In today’s first gubernatorial debate of the general election campaign, David Zuckerman showed us how it can be done. He came straight at Gov. Phil Scott with a well-articulated progressive critique. He was polished, he was focused, he fought the good fight, and it probably won’t do him a damn bit of good.
Interstitial note: The debate was cosponsored by Vermont Public Radio and Public Television, but for the life of me I can’t find the video online. The link above is to the VPR audio.
It was the stoutest debate challenge Scott has faced in his three gubernatorial campaigns — and more. Zuckerman is the first experienced statewide campaigner Scott has faced in his SIX runs for governor or lieutenant governor.
Scott has usually had the benefit of facing the B-Team. Previous opponents did their best, but Cassandra Gekas, Dean Corren, Sue Minter and Christine Hallquist ain’t exactly Murderers’ Row. All four were in their first statewide campaigns, and two had never run for any office. Scott has also enjoyed the soft opposition of those willing to cast him as a well-meaning Nice Guy who’s kind of a Republican In Name Only.
There is a solid Democratic/Progressive critique of Scott; it’s just sat on the shelf for most of the past decade. Zuckerman pulled it down and discovered that there’s some power in that weapon.
Unfortunately, he drew the short straw. He’s opposing Scott at the high point of the governor’s popularity. But Zuckerman is drawing a roadmap for future campaigns against Scott, and may at least put some dents into that Teflon coat.
As for Mr. Nice Guy, he responded with some rare attacks at Zuckerman and quite a bit of passive-aggressiveness — Scott’s favorite variety of aggressiveness when he’s not behind the wheel of Big Green No 14. At this point in his tenure, all aglow with the universal praise for his handling of the pandemic, Phil Scott is unaccustomed to confrontation.
He also, at this stage of his political career, fresh out of new ideas.
Zuckerman laid out his climate change agenda and defended the Global Warming Solutions Act. Scott slammed the GWSA as unconstitutional — while, oddly, forswearing a legal challenge, which is the move to make if he really believes it’s bad law. Beyond that, Scott continues to rely on future technological advances to blunt the damage of climate change.
The lieutenant governor outlined steps he would take on racial justice. Scott fell back on his one initiative in that area: a pilot program that put social workers in a few State Police barracks.
An exchange on gun restrictions did Zuckerman less good. He pushed Scott on universal background checks and waiting periods for gun purchases. In this case, Scott can get away with relying on his past record because his signing of the 2018 gun bills still casts a halo around him. But again, he had nothing new to offer.
On racial justice issues, Zuckerman called for a rethinking of law enforcement centered on community service. Scott talked up his proposal for a massive new prison “campus” to be built by CoreCivic, the company responsible for the Covid-19 outbreak at the Mississippi prison that sickened nearly 200 Vermont inmates. If you think that’s a non-answer, you’d be right; Scott really had nothing to say about Vermont’s sorry record of discrimination in traffic stops and incarceration.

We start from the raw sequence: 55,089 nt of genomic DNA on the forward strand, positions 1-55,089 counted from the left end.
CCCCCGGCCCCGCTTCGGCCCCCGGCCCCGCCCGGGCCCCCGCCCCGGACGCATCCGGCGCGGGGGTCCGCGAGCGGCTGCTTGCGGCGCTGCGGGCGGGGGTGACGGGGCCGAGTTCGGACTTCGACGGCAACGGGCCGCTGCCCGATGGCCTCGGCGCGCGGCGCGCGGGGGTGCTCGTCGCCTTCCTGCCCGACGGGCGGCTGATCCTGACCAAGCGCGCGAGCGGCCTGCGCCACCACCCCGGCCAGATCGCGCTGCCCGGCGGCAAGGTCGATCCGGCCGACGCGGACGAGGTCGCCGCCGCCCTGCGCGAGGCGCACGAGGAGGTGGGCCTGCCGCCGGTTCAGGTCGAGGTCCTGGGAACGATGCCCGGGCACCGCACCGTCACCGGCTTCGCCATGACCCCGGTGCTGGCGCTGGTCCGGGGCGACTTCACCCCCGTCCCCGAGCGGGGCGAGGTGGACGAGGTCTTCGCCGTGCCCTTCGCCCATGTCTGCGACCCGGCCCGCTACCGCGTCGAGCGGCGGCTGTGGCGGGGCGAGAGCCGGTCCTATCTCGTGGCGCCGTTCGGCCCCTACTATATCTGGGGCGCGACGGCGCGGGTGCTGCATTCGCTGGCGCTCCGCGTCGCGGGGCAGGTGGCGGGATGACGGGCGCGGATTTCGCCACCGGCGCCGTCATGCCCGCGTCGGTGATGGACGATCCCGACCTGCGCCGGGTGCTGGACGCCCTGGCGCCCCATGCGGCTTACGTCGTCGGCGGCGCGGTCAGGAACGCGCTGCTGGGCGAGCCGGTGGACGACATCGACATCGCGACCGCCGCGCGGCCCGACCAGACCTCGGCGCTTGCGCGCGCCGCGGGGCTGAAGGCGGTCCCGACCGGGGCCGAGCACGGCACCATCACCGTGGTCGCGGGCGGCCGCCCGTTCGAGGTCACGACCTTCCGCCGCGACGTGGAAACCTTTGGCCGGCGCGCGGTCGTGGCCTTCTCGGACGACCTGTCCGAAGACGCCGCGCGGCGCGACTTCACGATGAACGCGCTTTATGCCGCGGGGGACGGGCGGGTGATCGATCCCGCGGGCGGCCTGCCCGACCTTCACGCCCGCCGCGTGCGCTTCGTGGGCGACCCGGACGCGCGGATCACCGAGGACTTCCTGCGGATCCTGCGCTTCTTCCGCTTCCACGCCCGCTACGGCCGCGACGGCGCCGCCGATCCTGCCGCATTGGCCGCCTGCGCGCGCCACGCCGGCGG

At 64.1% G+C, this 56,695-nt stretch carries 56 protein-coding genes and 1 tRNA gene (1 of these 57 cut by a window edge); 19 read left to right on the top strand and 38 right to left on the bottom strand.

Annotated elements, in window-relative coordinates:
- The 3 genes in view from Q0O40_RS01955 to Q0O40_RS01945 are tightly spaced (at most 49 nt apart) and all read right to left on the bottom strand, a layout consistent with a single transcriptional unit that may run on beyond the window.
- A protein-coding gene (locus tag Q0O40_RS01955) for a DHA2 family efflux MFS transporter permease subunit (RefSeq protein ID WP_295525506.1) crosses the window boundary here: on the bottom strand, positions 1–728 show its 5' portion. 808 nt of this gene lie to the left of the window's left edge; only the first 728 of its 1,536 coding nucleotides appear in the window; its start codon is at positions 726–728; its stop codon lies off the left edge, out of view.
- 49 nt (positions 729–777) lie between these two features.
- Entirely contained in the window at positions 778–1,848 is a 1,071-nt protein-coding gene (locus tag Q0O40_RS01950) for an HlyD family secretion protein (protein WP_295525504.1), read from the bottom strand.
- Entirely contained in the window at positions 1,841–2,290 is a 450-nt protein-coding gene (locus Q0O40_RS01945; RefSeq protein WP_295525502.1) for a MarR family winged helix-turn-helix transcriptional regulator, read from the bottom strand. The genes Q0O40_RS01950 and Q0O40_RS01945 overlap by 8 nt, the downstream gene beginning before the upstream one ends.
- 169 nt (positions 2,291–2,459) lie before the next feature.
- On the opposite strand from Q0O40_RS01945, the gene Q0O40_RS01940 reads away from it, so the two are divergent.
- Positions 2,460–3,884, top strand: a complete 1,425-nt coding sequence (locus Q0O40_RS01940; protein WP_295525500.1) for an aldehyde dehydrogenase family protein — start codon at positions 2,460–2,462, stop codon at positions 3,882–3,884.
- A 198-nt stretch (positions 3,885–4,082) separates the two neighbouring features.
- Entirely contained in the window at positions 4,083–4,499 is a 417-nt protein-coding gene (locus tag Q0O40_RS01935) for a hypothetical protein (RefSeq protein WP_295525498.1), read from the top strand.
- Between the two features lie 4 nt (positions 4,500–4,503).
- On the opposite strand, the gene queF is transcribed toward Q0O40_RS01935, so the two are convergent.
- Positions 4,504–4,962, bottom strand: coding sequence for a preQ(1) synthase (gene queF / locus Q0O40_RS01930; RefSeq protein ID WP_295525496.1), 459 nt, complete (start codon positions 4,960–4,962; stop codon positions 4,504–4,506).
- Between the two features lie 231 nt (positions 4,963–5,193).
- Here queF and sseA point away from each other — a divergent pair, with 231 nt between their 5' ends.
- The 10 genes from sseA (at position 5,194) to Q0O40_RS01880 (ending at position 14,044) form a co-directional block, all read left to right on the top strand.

Scott ducked a question on the constitutional amendment, set to appear on the 2022 ballot, enshrining reproductive rights in our founding document. When asked twice if he backed the amendment, he twice replied that he supported 2019’s reproductive rights law — but not a peep about the amendment.
Based on the record established in this debate, Zuckerman would be well advised to focus his attack on one central point: Scott seems to have few new ideas to offer at a time when the state is in a time of high uncertainty and economic change, and many Vermonters are less secure than ever.
On a related note, I had a major beef with debate organizers over the lack of Covid-19 questions. The only pandemic-related question came in the closing minutes, during a “lightning round” when each candidate had only 20 seconds to answer. The question was about how the pandemic had impacted your values — which begs for more than a brief, off-the-cuff answer. And more importantly, failed to include the biggest issue Vermont is facing: How to restore the economy and Vermonters’ prosperity when the pandemic will have unpredictable, long-lasting effects on us all.
For his part, Scott launched a couple of hyperbolic attacks that didn’t really land. He slammed Zuckerman for “your lack of support for the Vermont National Guard” and asked “How do you mend that fence that was destroyed?”
Mixed metaphor aside, Zuckerman made it clear that his only beef was with basing the F-35s in Vermont, not with the Guard.
Scott pulled out a Golden Oldie, asking Zuckerman if he supported large-scale wind energy in Vermont. Or, as Scott put it, “the destruction of ridgelines by wind.” Zuckerman replied that we need renewables of all kinds, and we need to find “the few places [in Vermont] to produce the energy we need.”
All in all, it was a strong effort from Zuckerman and a rather pallid outing for the incumbent. Given the size of Scott’s lead in the latest opinion poll, that’s unlikely to make enough of a difference.